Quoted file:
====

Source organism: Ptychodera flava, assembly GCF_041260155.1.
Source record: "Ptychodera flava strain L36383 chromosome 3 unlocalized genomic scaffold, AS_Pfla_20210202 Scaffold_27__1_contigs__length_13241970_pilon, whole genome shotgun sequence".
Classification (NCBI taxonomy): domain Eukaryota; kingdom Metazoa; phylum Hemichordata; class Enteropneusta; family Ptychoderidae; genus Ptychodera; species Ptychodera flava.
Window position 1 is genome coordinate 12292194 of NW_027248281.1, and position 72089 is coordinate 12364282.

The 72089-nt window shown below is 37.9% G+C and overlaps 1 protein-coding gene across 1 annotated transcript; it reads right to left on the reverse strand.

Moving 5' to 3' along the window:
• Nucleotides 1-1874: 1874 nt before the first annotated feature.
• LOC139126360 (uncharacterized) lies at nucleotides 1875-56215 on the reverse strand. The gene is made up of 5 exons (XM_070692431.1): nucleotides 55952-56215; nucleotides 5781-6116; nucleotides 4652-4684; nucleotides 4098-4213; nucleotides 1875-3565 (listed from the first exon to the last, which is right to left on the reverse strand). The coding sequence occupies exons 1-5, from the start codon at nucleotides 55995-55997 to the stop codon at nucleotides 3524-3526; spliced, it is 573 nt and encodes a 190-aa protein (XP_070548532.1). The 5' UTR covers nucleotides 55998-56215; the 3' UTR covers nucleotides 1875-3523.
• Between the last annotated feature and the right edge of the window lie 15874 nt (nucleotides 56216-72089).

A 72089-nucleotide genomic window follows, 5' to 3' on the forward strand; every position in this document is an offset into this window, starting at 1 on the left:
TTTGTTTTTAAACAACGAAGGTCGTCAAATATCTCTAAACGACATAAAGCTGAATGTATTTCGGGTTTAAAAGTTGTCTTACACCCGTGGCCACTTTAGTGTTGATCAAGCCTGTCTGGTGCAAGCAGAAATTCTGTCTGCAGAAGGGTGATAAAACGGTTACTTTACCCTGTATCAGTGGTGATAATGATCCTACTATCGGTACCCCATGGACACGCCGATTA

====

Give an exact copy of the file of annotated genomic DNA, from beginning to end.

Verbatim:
Source organism: Ptychodera flava, assembly GCF_041260155.1.
Source record: "Ptychodera flava strain L36383 chromosome 3 unlocalized genomic scaffold, AS_Pfla_20210202 Scaffold_27__1_contigs__length_13241970_pilon, whole genome shotgun sequence".
Classification (NCBI taxonomy): domain Eukaryota; kingdom Metazoa; phylum Hemichordata; class Enteropneusta; family Ptychoderidae; genus Ptychodera; species Ptychodera flava.
Window position 1 is genome coordinate 12292194 of NW_027248281.1, and position 72089 is coordinate 12364282.

The 72089-nt window shown below is 37.9% G+C and overlaps 1 protein-coding gene across 1 annotated transcript; it reads right to left on the reverse strand.

Moving 5' to 3' along the window:
• Nucleotides 1-1874: 1874 nt before the first annotated feature.
• LOC139126360 (uncharacterized) lies at nucleotides 1875-56215 on the reverse strand. The gene is made up of 5 exons (XM_070692431.1): nucleotides 55952-56215; nucleotides 5781-6116; nucleotides 4652-4684; nucleotides 4098-4213; nucleotides 1875-3565 (listed from the first exon to the last, which is right to left on the reverse strand). The coding sequence occupies exons 1-5, from the start codon at nucleotides 55995-55997 to the stop codon at nucleotides 3524-3526; spliced, it is 573 nt and encodes a 190-aa protein (XP_070548532.1). The 5' UTR covers nucleotides 55998-56215; the 3' UTR covers nucleotides 1875-3523.
• Between the last annotated feature and the right edge of the window lie 15874 nt (nucleotides 56216-72089).

A 72089-nucleotide genomic window follows, 5' to 3' on the forward strand; every position in this document is an offset into this window, starting at 1 on the left:
TTTGTTTTTAAACAACGAAGGTCGTCAAATATCTCTAAACGACATAAAGCTGAATGTATTTCGGGTTTAAAAGTTGTCTTACACCCGTGGCCACTTTAGTGTTGATCAAGCCTGTCTGGTGCAAGCAGAAATTCTGTCTGCAGAAGGGTGATAAAACGGTTACTTTACCCTGTATCAGTGGTGATAATGATCCTACTATCGGTACCCCATGGACACGCCGATTA